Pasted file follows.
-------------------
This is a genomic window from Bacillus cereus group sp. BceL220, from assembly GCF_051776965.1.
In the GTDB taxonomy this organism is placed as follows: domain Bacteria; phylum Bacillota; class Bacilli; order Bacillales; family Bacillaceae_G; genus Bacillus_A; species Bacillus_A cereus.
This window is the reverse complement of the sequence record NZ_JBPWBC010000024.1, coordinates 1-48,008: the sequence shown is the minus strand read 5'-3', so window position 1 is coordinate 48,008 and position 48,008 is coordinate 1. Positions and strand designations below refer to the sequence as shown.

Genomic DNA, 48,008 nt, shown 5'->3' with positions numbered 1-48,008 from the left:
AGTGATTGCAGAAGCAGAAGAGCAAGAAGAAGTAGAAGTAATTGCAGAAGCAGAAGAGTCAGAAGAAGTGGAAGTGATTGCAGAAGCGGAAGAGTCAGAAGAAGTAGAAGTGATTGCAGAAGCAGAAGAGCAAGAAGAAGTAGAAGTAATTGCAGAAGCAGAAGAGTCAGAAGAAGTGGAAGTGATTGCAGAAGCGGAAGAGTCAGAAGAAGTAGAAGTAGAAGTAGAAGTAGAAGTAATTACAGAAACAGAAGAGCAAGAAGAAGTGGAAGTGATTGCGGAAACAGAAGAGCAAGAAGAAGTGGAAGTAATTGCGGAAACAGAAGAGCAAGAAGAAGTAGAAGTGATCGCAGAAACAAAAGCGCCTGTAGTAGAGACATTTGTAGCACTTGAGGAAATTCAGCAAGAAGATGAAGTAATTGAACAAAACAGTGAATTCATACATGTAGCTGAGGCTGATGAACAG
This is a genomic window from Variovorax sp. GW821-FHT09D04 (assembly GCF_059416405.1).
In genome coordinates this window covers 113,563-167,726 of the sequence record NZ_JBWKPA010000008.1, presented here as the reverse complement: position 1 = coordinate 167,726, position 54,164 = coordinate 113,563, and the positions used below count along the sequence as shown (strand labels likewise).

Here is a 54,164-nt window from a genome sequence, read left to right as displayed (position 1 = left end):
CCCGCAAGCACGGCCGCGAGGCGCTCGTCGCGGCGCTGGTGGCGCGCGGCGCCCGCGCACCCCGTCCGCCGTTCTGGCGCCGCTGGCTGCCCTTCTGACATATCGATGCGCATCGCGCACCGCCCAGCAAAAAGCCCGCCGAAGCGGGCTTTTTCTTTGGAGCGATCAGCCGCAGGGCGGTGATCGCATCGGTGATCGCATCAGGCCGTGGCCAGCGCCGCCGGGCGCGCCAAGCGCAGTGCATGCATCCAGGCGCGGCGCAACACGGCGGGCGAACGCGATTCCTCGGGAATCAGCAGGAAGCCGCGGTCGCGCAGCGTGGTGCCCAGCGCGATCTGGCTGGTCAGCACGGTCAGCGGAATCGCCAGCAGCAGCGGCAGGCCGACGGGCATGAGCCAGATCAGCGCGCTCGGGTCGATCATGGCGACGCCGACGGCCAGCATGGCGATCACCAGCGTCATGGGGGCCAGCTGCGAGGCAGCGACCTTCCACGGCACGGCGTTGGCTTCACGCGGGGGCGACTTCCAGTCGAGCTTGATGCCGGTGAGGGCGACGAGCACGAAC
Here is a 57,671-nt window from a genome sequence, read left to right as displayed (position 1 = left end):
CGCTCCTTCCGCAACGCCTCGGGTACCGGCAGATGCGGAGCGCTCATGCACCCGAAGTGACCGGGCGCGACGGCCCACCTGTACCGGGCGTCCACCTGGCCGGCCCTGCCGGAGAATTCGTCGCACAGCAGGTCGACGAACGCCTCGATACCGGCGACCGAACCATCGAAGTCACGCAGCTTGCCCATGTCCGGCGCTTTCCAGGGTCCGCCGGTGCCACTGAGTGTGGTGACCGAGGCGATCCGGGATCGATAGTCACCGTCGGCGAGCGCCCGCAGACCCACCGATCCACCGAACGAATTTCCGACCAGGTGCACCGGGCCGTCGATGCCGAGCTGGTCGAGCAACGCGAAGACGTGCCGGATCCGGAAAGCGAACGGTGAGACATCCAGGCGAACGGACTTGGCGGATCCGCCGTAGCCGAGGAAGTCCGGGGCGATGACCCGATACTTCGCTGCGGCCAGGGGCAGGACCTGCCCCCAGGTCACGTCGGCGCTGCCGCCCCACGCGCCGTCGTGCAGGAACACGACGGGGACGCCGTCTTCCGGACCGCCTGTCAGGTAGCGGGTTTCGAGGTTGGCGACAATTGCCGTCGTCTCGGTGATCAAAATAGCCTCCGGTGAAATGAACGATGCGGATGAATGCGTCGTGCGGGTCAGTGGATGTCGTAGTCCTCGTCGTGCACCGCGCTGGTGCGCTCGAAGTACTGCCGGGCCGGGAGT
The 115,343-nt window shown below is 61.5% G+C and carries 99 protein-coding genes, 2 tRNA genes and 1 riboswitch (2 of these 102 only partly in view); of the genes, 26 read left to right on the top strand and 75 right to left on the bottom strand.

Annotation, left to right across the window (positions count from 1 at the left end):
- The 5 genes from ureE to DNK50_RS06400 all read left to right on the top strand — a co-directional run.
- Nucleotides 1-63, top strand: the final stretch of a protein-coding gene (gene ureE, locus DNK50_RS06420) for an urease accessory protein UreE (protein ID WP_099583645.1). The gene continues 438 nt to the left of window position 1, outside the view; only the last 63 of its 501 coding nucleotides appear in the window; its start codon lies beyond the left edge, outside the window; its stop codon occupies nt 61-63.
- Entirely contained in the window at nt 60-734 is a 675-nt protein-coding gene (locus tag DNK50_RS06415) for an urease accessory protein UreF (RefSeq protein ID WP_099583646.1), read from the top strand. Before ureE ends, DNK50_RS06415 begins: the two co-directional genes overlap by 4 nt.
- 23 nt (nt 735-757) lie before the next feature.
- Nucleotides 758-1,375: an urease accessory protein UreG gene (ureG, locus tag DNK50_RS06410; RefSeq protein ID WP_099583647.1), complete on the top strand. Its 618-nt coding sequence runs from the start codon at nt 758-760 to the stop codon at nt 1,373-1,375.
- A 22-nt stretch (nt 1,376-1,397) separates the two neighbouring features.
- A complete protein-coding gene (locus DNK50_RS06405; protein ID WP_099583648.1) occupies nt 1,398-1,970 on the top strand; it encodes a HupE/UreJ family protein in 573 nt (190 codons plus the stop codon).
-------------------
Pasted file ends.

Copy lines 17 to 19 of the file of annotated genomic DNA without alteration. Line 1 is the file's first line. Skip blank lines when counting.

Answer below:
- 23 nt (nt 735-757) lie before the next feature.
- Nucleotides 758-1,375: an urease accessory protein UreG gene (ureG, locus tag DNK50_RS06410; RefSeq protein ID WP_099583647.1), complete on the top strand. Its 618-nt coding sequence runs from the start codon at nt 758-760 to the stop codon at nt 1,373-1,375.
- A 22-nt stretch (nt 1,376-1,397) separates the two neighbouring features.